Ten striking employees of beer distributor Clare Rose attended Wednesday's...

Ten striking employees of beer distributor Clare Rose attended Wednesday's meeting of the Brookhaven Town Industrial Development Agency to ask it rescind tax breaks awarded to Clare Rose in 2009. Credit: Newsday / James T. Madore

The Brookhaven Town Industrial Development Agency said yesterday it will heed a request from the town supervisor for a midyear audit of employment levels at strikebound Clare Rose Inc. to determine if the beer distributor is still eligible for IDA tax breaks.

IDA chairman Frederick C. Braun III, in a letter to Supervisor Edward P. Romaine, said the agency would conduct a midyear review of job figures from all projects receiving tax breaks.

“If any project is in violation of the job levels promised and to the extent our agreements permit, I will recommend that the board consider taking action to amend or possibly claw back previously granted benefits,” Braun said.

He noted that Clare Rose employed 192 people at its East Yaphank warehouse and headquarters on Dec. 31, which is more than the 177 it had promised upon receiving IDA help in 2009.

Braun’s letter came a day after the IDA board turned down an appeal from 10 striking Clare Rose employees to rescind tax incentives given to the company in 2009 and 2014.

The workers, members of Local 812 of the International Brotherhood of Teamsters, said that Clare Rose’s payroll has shrunk since the strike began last month. More than 100 warehouse workers and delivery truck drivers are walking the picket lines.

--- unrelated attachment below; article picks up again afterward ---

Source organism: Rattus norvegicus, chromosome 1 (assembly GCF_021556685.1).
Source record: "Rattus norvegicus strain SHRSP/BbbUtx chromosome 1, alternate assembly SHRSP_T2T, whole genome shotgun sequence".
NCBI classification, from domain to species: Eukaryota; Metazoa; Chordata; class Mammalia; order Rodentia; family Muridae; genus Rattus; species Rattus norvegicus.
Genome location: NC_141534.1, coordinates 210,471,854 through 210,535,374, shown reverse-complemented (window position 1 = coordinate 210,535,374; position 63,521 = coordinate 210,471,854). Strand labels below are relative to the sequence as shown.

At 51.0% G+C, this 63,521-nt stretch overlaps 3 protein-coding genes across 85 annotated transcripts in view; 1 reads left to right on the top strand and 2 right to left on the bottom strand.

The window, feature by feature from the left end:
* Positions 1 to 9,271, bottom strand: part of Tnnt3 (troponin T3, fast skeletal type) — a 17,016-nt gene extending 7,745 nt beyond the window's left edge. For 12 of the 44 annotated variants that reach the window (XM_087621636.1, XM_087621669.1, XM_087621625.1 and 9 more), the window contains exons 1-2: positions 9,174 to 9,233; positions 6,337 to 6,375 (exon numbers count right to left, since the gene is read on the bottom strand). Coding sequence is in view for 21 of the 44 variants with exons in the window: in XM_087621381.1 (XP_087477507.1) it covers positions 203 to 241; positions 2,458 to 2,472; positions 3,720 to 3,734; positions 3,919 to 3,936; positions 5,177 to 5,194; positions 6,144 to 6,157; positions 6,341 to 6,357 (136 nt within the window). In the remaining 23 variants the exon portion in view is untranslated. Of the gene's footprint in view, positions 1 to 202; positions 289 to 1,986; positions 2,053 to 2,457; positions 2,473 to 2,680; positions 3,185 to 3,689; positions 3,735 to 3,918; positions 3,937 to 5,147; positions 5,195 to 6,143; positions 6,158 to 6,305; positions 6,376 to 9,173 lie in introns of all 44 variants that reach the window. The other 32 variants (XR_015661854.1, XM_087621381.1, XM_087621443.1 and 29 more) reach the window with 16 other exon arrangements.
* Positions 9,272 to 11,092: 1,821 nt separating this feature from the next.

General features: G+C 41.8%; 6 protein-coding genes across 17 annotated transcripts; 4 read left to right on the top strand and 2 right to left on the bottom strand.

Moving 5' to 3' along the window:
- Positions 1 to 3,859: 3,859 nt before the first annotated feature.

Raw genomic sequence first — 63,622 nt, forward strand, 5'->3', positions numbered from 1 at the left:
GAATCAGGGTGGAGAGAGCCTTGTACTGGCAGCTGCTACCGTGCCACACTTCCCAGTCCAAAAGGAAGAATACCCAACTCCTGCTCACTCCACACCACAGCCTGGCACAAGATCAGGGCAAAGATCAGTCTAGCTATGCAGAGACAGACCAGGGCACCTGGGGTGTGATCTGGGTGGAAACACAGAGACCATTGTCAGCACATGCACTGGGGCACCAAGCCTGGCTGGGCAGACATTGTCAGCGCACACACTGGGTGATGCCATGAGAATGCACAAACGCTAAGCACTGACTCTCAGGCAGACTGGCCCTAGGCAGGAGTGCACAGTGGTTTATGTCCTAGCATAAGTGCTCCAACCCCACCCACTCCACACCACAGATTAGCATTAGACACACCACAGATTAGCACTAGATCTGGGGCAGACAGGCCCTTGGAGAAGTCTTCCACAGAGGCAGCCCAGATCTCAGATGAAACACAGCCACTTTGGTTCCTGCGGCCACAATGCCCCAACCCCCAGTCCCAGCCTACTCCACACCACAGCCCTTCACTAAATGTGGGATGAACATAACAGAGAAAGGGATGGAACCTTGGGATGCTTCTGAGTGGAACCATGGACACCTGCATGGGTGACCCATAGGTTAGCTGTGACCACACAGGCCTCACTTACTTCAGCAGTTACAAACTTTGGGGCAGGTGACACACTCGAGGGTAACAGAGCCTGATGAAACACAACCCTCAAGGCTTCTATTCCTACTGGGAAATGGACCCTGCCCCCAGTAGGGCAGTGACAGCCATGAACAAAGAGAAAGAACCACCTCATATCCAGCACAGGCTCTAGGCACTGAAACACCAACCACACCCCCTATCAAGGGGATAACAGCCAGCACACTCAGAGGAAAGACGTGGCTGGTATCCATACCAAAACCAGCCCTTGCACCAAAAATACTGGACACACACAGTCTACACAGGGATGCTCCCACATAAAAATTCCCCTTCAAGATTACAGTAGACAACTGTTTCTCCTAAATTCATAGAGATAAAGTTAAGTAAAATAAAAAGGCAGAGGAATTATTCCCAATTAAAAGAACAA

The IDA board, on the advice of town and IDA attorney Annette Eaderesto, nixed the idea of a midyear employment audit of Clare Rose on Wednesday because all IDA projects would have to be audited at midyear. There were 72 active IDA projects in 2015, according to the most recent available data from the state comptroller’s office.

Hours after the IDA board meeting, Romaine wrote to Braun requesting a second examination of the employment numbers at Clare Rose.

An expert on New York IDAs said yesterday it was “unusual” for a union to demand that tax breaks be rescinded.

“It is not the role of an IDA to mediate or interfere in labor disputes,” said Brian McMahon, executive director of the IDA trade group New York State Economic Development Council.

He also said the midyear review ordered by the Brookhaven supervisor could still show that Clare Rose met its job promises. “It is likely that, unless the striking workers have been fired, the job count still exceeds what was projected,” he said.

The Budweiser and Heineken distributor has two IDA tax deals.

The largest was granted to support construction of the $44.5 million headquarters and warehouse in East Yaphank. Together, the deals carried a total tax savings of $928,055 in 2015, but Clare Rose only utilized $510,050, in property tax savings, in 2015, according to IDA officials.

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